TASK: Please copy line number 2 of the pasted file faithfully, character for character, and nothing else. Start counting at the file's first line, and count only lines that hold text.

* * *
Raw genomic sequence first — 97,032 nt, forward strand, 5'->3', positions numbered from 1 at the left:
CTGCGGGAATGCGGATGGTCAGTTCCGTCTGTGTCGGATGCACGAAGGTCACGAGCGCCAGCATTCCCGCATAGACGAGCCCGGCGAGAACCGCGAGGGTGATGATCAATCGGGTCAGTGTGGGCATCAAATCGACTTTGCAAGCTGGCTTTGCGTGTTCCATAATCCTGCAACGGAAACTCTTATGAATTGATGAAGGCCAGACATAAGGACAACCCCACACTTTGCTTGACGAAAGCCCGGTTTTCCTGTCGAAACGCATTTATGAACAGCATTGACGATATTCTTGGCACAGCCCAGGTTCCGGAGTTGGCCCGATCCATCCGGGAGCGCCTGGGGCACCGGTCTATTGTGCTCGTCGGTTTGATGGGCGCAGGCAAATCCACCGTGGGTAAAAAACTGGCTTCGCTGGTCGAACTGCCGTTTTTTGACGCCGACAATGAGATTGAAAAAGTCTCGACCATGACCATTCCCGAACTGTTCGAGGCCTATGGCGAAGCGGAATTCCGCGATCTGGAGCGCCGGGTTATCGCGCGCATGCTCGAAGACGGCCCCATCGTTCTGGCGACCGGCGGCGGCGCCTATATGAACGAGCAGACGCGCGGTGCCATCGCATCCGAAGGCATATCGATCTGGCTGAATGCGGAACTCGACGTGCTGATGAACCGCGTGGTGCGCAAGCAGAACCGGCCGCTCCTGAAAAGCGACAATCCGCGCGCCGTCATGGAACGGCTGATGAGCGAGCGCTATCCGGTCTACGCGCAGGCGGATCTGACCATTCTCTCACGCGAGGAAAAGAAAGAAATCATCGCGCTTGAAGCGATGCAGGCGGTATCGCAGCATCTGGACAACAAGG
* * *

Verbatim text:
CTGCGGGAATGCGGATGGTCAGTTCCGTCTGTGTCGGATGCACGAAGGTCACGAGCGCCAGCATTCCCGCATAGACGAGCCCGGCGAGAACCGCGAGGGTGATGATCAATCGGGTCAGTGTGGGCATCAAATCGACTTTGCAAGCTGGCTTTGCGTGTTCCATAATCCTGCAACGGAAACTCTTATGAATTGATGAAGGCCAGACATAAGGACAACCCCACACTTTGCTTGACGAAAGCCCGGTTTTCCTGTCGAAACGCATTTATGAACAGCATTGACGATATTCTTGGCACAGCCCAGGTTCCGGAGTTGGCCCGATCCATCCGGGAGCGCCTGGGGCACCGGTCTATTGTGCTCGTCGGTTTGATGGGCGCAGGCAAATCCACCGTGGGTAAAAAACTGGCTTCGCTGGTCGAACTGCCGTTTTTTGACGCCGACAATGAGATTGAAAAAGTCTCGACCATGACCATTCCCGAACTGTTCGAGGCCTATGGCGAAGCGGAATTCCGCGATCTGGAGCGCCGGGTTATCGCGCGCATGCTCGAAGACGGCCCCATCGTTCTGGCGACCGGCGGCGGCGCCTATATGAACGAGCAGACGCGCGGTGCCATCGCATCCGAAGGCATATCGATCTGGCTGAATGCGGAACTCGACGTGCTGATGAACCGCGTGGTGCGCAAGCAGAACCGGCCGCTCCTGAAAAGCGACAATCCGCGCGCCGTCATGGAACGGCTGATGAGCGAGCGCTATCCGGTCTACGCGCAGGCGGATCTGACCATTCTCTCACGCGAGGAAAAGAAAGAAATCATCGCGCTTGAAGCGATGCAGGCGGTATCGCAGCATCTGGACAACAAGG